Visitor coming in from out of town will have access to house

I have a good friend coming in from out of town and he will be at the house when I'm not there.
Do I add his phone to the hub and adjust my code to accommodate, or do I just disable HSM during his stay?
It would be nice to have a table of phone numbers that could have access, such as my daughter, visitors, housecleaning, etc.

I would say it depends how you usually enable and disable HSM. Is it exclusively based on your phone coming and going from the house? Manually turned on/off with a dashboard? Any keypads or button devices?

More details would be helpful to know what to suggest next.

Since phone numbers can be ported from one phone device to another, or spoofed, I don’t think it’s likely (or a good idea) you’ll see a feature like that tied to a phone #.

I've implemented a virtual "VisitorSwitch".
I put it on my dashboard and it controls arming HSM.
I still need to think about my daughter, in case I'm incapacitated and cannot "flip the switch". When you get old, every decision about this kind of thing is important.
I guess I'll need to add her phone to the hub.

I'm a bit of a perfectionist and hate to leave my house unguarded anytime I leave, but at least I still have monitoring.

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You could use the Iphone Wifi Presence sensor and create a virtual presence for visitor. When his stay is over, then you just disable the Wifi Presence and leave it available for any other future visitors you may have. I do this when I have family coming into town for extended stays.

Make sure when the visitor connects to your wifi initially, that you have them turn off MAC randomization.

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Do your visitors know how to turn off MAC randomization? Are they willing to do this?

Heck, I wouldn't even know how!
Much less the 73 year old coming to visit.

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LOL - that was my thought also, which is why I asked.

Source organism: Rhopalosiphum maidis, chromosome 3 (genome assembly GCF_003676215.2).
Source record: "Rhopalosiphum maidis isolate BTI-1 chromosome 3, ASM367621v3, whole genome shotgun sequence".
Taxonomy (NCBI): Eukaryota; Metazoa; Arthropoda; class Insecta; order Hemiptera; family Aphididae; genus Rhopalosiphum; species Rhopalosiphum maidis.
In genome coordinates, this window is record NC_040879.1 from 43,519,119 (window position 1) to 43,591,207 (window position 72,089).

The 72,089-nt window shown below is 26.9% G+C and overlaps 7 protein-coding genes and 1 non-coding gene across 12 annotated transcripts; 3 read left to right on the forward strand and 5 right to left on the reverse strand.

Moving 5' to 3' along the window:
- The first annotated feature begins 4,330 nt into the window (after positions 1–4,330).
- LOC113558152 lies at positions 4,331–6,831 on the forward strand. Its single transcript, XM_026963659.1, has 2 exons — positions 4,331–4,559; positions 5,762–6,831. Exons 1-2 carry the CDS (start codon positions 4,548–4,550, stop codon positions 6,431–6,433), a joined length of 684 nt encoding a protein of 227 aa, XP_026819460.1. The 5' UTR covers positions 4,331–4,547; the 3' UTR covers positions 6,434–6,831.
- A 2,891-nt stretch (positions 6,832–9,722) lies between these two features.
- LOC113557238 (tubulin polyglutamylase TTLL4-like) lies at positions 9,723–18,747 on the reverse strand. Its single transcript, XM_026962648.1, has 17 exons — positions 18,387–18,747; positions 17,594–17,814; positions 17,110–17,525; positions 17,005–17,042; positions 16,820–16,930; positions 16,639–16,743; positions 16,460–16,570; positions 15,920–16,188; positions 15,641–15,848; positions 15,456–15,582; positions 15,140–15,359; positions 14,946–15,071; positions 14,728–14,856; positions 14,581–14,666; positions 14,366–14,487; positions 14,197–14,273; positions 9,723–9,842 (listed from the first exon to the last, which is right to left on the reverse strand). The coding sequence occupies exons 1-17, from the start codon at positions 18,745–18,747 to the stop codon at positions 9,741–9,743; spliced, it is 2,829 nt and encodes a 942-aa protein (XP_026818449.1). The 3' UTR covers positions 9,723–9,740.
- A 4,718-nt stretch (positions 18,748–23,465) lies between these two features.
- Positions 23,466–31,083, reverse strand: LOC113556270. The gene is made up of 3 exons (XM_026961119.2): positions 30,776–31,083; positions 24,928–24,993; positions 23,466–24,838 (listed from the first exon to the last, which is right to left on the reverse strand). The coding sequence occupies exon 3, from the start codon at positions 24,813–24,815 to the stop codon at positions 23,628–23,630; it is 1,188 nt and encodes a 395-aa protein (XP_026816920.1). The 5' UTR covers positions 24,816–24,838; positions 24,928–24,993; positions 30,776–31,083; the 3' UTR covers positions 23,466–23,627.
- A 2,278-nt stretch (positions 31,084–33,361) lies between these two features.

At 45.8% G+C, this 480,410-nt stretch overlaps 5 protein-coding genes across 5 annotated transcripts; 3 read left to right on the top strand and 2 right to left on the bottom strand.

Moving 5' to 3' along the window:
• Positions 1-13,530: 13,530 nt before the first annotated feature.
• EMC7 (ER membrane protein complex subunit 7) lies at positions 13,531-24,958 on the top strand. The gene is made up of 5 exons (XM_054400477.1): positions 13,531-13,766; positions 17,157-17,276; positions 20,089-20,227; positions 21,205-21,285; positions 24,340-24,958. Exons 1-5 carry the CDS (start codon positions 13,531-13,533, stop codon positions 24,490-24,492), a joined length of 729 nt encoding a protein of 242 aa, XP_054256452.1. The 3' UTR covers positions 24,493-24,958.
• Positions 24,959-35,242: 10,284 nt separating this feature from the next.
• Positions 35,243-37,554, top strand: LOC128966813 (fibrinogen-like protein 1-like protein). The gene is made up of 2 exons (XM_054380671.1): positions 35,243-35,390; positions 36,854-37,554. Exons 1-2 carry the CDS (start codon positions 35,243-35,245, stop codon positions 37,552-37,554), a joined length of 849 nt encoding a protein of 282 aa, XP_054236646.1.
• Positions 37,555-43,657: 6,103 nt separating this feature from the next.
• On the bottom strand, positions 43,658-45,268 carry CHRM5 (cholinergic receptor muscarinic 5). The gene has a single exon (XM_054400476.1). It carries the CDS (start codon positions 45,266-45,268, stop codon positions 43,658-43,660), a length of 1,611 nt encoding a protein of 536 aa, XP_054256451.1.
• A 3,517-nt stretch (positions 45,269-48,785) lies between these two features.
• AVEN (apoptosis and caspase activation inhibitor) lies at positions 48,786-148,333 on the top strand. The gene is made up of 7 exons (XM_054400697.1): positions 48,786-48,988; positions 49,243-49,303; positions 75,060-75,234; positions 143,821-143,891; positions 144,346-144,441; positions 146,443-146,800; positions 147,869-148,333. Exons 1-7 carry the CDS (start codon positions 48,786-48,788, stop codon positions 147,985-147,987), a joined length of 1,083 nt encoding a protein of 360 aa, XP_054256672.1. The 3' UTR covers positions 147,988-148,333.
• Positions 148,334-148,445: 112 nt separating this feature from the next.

I learned MAC randomization exists when I went through a process of trying to ID all the devices connected to my router. That is about as much as I know about it.
My thought is anyone who does not know about it will not know how to turn it off, and anyone who is familiar with it knows more than me, and may well be suspect about turning it off and decline.

It does no damage having it turned off for your own wifi, but I'd leave it on for all other connections.

Good to know. So visitors who know anything will want to leave it on because my house is not their own wifi.

The reason to turn it off is so that you can give it a reserved IP address. If your guests don't need a reserved address, then yes, they can leave it on for your network, unless you want them to have a particular address.

I'm really liking WebCore.
Being a former mainframe programmer, it's much more flexible than RM.
I had a bit of learning curve getting started, but with the 40+ years of programming experience, it seemed natural.

They do not. But, I do and the directions are in the forum post I linked. It is actually very simple.

As to whether they are willing to do it, why would they not be? The only real reason for MAC randomization is for privacy on unknown and/or open networks. We are talking people we trust well enough to leave the security settings off for and they trust us enough to sleep in our houses.... right? I mean, I would not do this for random strangers. And they darn sure would not be sleeping in my house or given free reign in my house while I was not there if I did not trust them.

For Iphones

For Android

Of course if you are not comfortable with that, then you may not be comfortable with reserving the IP address (like you should have already done for your HUB if you followed the directions when you installed it)

If they can connect to your WiFi on their phone, they can probably be coached through turning this off, for iPhones at least. There’s not much to it, as @tray_e posted. My mom managed to do it.

For those that really do know what it’s for, they shouldn’t be too concerned about the implications of their phone’s actual MAC address being known to the router of a close friend or family member.

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I'll add that it doesn't need to be turned off. It only affects the specific connection you turn it off for. The MAC will stay randomized on other wifi connections unless you go in and turn it off on each one individually.

That’s correct, on the iPhone it’s a per-network setting.

It will always default to “on” unless you change it for a specific WiFi network.

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